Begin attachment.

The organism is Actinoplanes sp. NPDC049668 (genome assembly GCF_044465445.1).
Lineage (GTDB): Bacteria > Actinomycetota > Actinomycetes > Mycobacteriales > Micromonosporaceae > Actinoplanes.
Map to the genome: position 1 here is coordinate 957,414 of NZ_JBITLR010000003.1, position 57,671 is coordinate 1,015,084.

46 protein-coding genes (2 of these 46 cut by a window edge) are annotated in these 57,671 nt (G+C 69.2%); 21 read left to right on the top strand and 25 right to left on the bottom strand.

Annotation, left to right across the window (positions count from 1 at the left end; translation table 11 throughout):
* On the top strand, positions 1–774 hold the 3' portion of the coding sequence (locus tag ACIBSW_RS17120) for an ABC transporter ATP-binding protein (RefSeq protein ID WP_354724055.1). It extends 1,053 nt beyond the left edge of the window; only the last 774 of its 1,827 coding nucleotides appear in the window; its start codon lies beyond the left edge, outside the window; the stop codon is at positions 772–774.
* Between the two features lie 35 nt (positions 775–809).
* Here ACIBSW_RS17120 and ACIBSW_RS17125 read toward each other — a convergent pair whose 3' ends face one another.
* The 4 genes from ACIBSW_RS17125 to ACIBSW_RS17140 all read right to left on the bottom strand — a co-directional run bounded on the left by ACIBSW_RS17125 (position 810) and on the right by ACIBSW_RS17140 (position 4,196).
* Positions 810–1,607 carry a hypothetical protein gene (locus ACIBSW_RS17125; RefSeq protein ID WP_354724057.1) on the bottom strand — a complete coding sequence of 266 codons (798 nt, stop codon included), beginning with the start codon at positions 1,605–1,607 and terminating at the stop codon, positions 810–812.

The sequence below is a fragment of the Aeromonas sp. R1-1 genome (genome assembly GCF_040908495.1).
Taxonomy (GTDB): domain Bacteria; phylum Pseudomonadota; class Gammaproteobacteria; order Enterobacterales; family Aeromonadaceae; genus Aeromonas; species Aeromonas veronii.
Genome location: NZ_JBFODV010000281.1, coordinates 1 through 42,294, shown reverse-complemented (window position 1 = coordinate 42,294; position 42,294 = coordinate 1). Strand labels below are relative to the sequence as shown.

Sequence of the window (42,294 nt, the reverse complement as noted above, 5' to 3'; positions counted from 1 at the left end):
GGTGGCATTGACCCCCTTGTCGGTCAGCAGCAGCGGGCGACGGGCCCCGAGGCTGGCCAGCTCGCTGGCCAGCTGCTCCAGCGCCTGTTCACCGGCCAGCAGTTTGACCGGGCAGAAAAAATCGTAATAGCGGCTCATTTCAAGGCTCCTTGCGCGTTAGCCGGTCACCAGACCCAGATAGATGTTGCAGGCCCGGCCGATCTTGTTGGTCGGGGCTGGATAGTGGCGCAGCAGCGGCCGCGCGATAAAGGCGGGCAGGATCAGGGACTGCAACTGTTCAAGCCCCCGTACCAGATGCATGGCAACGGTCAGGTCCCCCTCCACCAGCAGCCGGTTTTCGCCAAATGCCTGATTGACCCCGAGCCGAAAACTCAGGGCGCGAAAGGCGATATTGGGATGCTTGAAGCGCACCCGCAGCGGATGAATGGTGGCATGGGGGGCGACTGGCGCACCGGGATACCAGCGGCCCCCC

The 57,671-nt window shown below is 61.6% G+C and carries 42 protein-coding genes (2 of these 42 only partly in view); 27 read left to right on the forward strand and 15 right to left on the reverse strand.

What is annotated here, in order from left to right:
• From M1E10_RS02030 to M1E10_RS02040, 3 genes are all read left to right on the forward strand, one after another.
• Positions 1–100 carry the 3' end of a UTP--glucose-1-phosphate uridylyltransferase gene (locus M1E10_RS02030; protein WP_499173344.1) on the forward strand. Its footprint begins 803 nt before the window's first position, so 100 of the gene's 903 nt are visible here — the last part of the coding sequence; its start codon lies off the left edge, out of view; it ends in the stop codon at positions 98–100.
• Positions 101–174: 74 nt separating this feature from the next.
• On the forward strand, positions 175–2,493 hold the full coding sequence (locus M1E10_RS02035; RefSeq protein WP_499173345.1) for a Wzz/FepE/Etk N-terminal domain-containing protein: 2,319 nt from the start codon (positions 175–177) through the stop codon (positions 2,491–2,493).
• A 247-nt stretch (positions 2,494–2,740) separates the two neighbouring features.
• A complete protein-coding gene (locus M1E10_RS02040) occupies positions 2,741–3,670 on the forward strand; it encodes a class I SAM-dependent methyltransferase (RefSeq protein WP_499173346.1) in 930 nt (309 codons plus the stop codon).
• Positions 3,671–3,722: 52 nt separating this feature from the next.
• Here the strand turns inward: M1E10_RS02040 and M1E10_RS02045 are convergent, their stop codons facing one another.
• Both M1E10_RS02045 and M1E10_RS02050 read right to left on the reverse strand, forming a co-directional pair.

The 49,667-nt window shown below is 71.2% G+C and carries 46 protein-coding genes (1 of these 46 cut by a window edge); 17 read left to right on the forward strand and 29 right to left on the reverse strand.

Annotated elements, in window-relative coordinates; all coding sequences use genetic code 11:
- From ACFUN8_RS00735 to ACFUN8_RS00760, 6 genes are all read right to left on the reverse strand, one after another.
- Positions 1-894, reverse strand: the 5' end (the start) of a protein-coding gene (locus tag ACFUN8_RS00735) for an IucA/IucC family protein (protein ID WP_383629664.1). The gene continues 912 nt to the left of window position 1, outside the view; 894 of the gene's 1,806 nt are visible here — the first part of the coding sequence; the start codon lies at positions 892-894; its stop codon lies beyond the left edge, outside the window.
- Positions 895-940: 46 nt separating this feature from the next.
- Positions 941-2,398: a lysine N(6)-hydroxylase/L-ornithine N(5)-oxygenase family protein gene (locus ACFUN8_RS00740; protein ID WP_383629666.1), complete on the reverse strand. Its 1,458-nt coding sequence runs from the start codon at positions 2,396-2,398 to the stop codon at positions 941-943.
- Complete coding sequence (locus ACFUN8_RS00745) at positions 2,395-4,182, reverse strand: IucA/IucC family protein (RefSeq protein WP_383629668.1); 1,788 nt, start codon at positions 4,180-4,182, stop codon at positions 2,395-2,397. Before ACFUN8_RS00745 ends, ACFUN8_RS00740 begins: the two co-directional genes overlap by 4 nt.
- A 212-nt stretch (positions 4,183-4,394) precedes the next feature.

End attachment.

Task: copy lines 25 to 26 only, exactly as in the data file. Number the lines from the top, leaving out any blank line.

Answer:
• Here the strand turns inward: M1E10_RS02040 and M1E10_RS02045 are convergent, their stop codons facing one another.
• Both M1E10_RS02045 and M1E10_RS02050 read right to left on the reverse strand, forming a co-directional pair.